Climate Trends in Massachusetts and Their Impact on River Behavior

Thursday, June 1, 2017, 7:00–9:00 p.m., NRWA River Resource Center, 592 Main Street (Rt. 119), Groton, MA

Scientists at National Weather Service (NWS) are seeing changing trends in our precipitation and temperature patterns across New England, with an increasing trend in annual average temperature, annual average precipitation, and the number of heavy rainfall events over the past two decades. What does that mean for our rivers? How can changes in river behavior impact our communities?  Join us for this presentation by David Vallee, Hydrologist-in-Charge of the National Weather Service’s Northeast River Forecast Center. The Northeast River Forecast Center provides detailed water resource and life-saving flood forecasting services to National Weather Service Forecast Offices, and the hundreds of federal, state and local water resource entities throughout the Northeast and New York. NWS data shows that our region has experienced an increasing number of moderate to major flood episodes.  These episodes have been associated with a variety of storm types and have affected the region at different times of the year.  The common thread in each episode was the ability of each storm system to tap a tropical moisture source which resulted in very rainfall on already saturated ground.  This presentation will examine these observed climate trends, the atmospheric connections to the increased rainfall intensity of our weather systems, and the impacts it is having on river flood frequency in the region.

David has worked for the National Weather Service for 28 years, serving in a variety of positions.  He has extensive experience leading hydrometeorological forecast and warning operations and directing weather research and training programs.  David served as the NWS lead investigator with the SUNY Albany, on a multi-year project addressing Land Falling Tropical Cyclones in the Northeastern United States which improved the forecasting of heavy precipitation associated with these land falling tropical cyclones. His outreach and education work on the behavior of New England Hurricanes has included many appearances on local radio and T.V. networks as well as the Weather Channel, the History Channel and the Discovery Channel.  David has been the recipient of numerous regional and national awards including the prestigious National Isaac Cline Award for Leadership.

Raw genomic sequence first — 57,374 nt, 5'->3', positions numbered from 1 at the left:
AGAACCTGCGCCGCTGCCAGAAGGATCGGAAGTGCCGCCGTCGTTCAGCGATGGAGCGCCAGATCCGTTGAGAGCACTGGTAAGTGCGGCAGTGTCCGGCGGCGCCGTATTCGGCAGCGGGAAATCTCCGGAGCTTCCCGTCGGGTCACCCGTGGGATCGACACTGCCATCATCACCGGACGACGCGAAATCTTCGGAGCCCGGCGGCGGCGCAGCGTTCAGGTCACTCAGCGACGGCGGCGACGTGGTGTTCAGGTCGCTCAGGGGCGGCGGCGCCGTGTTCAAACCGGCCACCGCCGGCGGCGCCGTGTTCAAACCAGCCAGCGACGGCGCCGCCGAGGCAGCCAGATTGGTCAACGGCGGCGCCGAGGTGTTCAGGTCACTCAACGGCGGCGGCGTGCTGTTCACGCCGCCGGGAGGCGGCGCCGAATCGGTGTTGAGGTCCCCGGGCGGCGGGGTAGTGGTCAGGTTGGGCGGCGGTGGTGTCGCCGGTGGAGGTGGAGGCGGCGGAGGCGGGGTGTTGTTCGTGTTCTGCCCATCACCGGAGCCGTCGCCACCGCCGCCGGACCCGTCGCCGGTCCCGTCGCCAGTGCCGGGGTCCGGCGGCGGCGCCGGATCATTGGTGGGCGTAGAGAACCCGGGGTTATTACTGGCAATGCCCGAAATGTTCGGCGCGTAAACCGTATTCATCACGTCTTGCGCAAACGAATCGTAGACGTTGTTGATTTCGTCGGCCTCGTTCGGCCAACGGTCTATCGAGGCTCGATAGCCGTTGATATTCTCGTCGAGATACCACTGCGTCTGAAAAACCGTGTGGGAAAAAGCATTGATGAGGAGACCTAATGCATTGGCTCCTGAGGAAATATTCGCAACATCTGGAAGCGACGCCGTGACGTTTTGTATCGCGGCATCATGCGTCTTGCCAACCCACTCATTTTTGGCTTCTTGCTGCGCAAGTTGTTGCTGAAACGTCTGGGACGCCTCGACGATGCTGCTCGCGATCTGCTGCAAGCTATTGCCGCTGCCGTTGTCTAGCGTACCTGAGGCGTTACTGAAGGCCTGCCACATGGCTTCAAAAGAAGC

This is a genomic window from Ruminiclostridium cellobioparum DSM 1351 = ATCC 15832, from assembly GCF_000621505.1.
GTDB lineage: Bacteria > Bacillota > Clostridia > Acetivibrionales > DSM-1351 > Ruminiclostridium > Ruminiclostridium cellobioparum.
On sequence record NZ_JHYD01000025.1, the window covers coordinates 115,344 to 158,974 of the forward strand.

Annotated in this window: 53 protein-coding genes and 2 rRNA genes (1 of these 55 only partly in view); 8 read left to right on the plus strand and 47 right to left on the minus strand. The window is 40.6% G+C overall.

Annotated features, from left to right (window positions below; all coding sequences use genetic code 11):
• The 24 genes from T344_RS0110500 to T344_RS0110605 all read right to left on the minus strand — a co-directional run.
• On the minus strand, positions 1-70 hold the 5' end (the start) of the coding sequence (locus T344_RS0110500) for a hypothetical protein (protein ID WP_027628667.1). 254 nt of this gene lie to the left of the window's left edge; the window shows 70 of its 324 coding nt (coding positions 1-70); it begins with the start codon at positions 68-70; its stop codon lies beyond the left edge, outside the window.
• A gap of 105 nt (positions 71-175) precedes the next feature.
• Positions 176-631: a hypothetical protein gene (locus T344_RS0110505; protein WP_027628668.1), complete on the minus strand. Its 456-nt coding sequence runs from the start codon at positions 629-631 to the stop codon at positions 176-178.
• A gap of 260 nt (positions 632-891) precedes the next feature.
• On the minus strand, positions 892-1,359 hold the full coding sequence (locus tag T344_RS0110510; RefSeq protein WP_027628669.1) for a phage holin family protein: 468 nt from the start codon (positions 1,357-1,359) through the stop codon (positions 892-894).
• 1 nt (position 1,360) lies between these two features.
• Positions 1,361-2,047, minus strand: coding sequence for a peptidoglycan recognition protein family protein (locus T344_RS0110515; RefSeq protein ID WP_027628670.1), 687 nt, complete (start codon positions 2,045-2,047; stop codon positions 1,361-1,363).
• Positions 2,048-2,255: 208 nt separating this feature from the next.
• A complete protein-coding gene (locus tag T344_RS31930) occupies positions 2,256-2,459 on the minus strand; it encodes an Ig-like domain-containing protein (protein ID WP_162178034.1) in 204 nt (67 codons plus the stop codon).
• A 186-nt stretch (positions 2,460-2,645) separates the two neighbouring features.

This presentation is free and open to the public. Pre-registration is not required, but is appreciated for planning purposes.  To pre-register, please contact Wynne Treanor-Kvenvold, NRWA Communications Manager, at (978) 448-0299, or This email address is being protected from spambots. You need JavaScript enabled to view it..  

"Tick Talks": How to Prevent Tick Bites, Lyme and Other Tick-borne Diseases

Spring is a great season to enjoy the outdoors, whether hiking, gardening, or just playing in the yard; however, it is also a time when ticks are active.  How can you protect your family and pets from tick bites and prevent tick-borne diseases like Lyme, Babesiosis, and Anaplasmosis?  Join us for one of these free "Tick Talks" and learn the latest information from Dr. Katie Brown, the State Public Health Veterinarian from the MA Department of Public Health.  Dr. Brown will discuss the life cycle of local ticks, local tick-borne diseases, best practices to avoid tick bites, efforts to control tick populations, disease transmission & symptoms in humans & pets, and answer audience questions. Dr. Brown has held her position since 2006. Following 8 years of clinical practice in wildlife medicine, she was awarded a Fellowship sponsored by the Centers for Disease Control and prevention. In her current position she oversees surveillance and educational outreach on all zoonotic and vector-borne diseases.